Friday, November 27, 2009

The Lines of 'Black Friday'

Dear Parish Faithful,

Today is "Black Friday." It sounds ominous, but I believe that this is the designation for the day after Thanksgiving which sets holiday shopping into serious motion, boosts - if not "saves" - the economy, turns malls into meccas, and transforms consumerism into a ritual with quasi-religious undertones of strict observance. No condescension meant, just an observation. I understand that some stores had lines outside forming as early as last night. This takes an almost ascetical dedication. The word "sale" can have an appeal that transcends the boundaries of its promises. To show up at dawn means to take a humble spot in the back of the pack. Fear of missing out on a longed-for item can create deep concern if not genuine anxiety. Your neighbor may just be your competitor. Is anyone smiling? It would be interesting to try and measure the level of satisfaction or"fulfillment" that a successful shopping expedition brings to the soul.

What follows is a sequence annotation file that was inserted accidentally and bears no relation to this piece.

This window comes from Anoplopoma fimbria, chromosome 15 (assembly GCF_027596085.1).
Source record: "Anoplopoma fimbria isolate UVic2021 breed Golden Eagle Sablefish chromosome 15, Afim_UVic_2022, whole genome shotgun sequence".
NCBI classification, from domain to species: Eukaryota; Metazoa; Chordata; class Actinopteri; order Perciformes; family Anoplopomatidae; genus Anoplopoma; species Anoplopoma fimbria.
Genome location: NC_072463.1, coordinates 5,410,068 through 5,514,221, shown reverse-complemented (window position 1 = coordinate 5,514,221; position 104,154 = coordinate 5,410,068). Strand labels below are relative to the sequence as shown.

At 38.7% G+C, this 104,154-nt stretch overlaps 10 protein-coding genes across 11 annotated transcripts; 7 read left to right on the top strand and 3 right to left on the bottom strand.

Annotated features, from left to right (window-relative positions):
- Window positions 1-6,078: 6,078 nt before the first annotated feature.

The one further observation I would make is this: If Christians would line up outside of their churches in large numbers eagerly anticipating the opening of the doors so that they can pour into the temple for prayer and thanksgiving to God, then they would actually be able to transform the world in which we live for the better. To put that in a slightly different manner: when Christian zeal matches or surpasses consumer zeal, then will the Gospel really impact our lives and the lives of those around us. But, alas, that is not the case. The promises and comforts of consumerism are taking their toll on everyone - including Christians. Frighteningly, people no longer abandon God for some philosophical or scientific reasons, but simply because they are satisfied with the level of existence that can be achieved within the quotidian world of items and objects.

I am going to pass on Black Friday, and wait a bit more before I do my Christmas shopping.

Fr. Steven

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